There is a danger to using humor; the joke might go horrifically awry. However, I believe the potential benefit justifies the danger. If I were a student, walking into a Writing Center full of laughter would set my heart at ease.

I am interested in hearing about what other people think about using humor in peer-to-peer or instructor-to-student consultations. What works? What doesn't? Any good stories?

Thursday, February 6, 2014

Sports Writing for English Majors

Over the course of the semester, I have made frequent, yet subtle, attempts to encourage my fellow graduate students to share my love of sports. I provided my colleagues with a detailed synopsis of the previous day's Seahawks game each Monday morning. When FIFA announced the World Cup groupings, I took up class time to explain the announcement's importance. When college basketball started up, I taught my classmates my favorite cheer: "Go, Gonzaga! G-O-N-Z-A-G-A!" I figured English majors would like all of the spelling.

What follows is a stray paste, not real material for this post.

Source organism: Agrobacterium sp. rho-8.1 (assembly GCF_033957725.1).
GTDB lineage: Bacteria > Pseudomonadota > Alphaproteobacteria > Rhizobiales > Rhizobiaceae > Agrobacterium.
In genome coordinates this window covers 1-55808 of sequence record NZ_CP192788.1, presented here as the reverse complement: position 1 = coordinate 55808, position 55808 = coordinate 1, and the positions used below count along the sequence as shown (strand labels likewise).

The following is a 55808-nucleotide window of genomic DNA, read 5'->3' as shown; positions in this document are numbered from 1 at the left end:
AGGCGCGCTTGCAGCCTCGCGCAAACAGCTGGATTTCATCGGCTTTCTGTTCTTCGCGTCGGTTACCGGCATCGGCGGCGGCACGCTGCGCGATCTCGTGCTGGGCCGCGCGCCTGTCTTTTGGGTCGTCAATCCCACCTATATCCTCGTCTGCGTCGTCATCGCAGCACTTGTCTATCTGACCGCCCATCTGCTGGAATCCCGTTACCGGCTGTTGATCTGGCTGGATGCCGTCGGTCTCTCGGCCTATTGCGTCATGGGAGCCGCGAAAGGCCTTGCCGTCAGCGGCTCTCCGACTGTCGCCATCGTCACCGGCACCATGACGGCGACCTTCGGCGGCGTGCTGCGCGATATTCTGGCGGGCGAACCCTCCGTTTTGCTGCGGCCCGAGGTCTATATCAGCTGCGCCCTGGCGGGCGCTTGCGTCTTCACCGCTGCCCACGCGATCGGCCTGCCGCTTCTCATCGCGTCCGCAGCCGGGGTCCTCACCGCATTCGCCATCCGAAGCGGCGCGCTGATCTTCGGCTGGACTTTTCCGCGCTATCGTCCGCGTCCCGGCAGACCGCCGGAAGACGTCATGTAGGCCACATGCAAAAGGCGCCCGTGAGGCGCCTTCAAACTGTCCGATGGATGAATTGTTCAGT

Alas, few of my colleagues have joined me in my absolute and total love of sports. While my friends quote their favorite lines from whatever movie won the Superbowl of Indie films, I watch rugby highlight clips and a video capturing Randy Johnson exploding a bird with a well-timed fastball. Although those in my cohort congratulated me for Seattle's victory over Denver, it was with the same tepid enthusiasm with which I treat the pizza coupons that arrive in my mailbox.

So, I am now attempting a new way into their hearts. I will bring sports to the people through literature. One of my favorite blogs, The Airship, recently posted a list of the best sports books of all time, and I wholeheartedly agree with their decisions--especially number five. Also, the blog Narratively put up an interesting story about the extraordinary efforts that go into a live NFL television production. And, if you do not want to do any further reading, I watched Moneyball for the first time over the weekend, and it was awesome and does not require expansive baseball knowledge for enjoyment. (If you understand the terms "ball," "player," and "money," you'll be fine. Also, Philip Seymour Hoffman, may he rest in peace, plays the coach.)